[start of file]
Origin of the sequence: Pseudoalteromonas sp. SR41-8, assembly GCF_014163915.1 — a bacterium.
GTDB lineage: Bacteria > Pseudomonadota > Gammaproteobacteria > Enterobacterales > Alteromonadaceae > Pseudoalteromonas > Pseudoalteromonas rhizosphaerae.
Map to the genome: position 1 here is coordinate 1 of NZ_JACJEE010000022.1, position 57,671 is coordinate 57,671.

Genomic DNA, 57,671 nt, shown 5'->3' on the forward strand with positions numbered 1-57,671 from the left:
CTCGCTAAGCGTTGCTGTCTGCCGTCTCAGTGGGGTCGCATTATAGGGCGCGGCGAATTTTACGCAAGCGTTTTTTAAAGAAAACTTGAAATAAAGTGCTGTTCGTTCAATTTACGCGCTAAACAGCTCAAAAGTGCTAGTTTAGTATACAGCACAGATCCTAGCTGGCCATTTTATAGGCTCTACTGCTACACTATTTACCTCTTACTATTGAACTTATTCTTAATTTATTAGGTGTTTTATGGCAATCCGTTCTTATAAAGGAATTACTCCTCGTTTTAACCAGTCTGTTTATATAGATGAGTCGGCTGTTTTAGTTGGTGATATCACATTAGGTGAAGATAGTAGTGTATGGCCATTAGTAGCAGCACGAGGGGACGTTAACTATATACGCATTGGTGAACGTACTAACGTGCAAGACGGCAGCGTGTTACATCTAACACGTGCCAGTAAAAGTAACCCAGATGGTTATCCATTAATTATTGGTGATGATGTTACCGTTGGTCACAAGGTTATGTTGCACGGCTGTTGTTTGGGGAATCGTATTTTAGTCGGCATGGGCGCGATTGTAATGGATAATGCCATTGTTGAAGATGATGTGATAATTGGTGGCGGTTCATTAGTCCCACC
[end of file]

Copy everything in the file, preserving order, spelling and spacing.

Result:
Origin of the sequence: Pseudoalteromonas sp. SR41-8, assembly GCF_014163915.1 — a bacterium.
GTDB lineage: Bacteria > Pseudomonadota > Gammaproteobacteria > Enterobacterales > Alteromonadaceae > Pseudoalteromonas > Pseudoalteromonas rhizosphaerae.
Map to the genome: position 1 here is coordinate 1 of NZ_JACJEE010000022.1, position 57,671 is coordinate 57,671.

Genomic DNA, 57,671 nt, shown 5'->3' on the forward strand with positions numbered 1-57,671 from the left:
CTCGCTAAGCGTTGCTGTCTGCCGTCTCAGTGGGGTCGCATTATAGGGCGCGGCGAATTTTACGCAAGCGTTTTTTAAAGAAAACTTGAAATAAAGTGCTGTTCGTTCAATTTACGCGCTAAACAGCTCAAAAGTGCTAGTTTAGTATACAGCACAGATCCTAGCTGGCCATTTTATAGGCTCTACTGCTACACTATTTACCTCTTACTATTGAACTTATTCTTAATTTATTAGGTGTTTTATGGCAATCCGTTCTTATAAAGGAATTACTCCTCGTTTTAACCAGTCTGTTTATATAGATGAGTCGGCTGTTTTAGTTGGTGATATCACATTAGGTGAAGATAGTAGTGTATGGCCATTAGTAGCAGCACGAGGGGACGTTAACTATATACGCATTGGTGAACGTACTAACGTGCAAGACGGCAGCGTGTTACATCTAACACGTGCCAGTAAAAGTAACCCAGATGGTTATCCATTAATTATTGGTGATGATGTTACCGTTGGTCACAAGGTTATGTTGCACGGCTGTTGTTTGGGGAATCGTATTTTAGTCGGCATGGGCGCGATTGTAATGGATAATGCCATTGTTGAAGATGATGTGATAATTGGTGGCGGTTCATTAGTCCCACC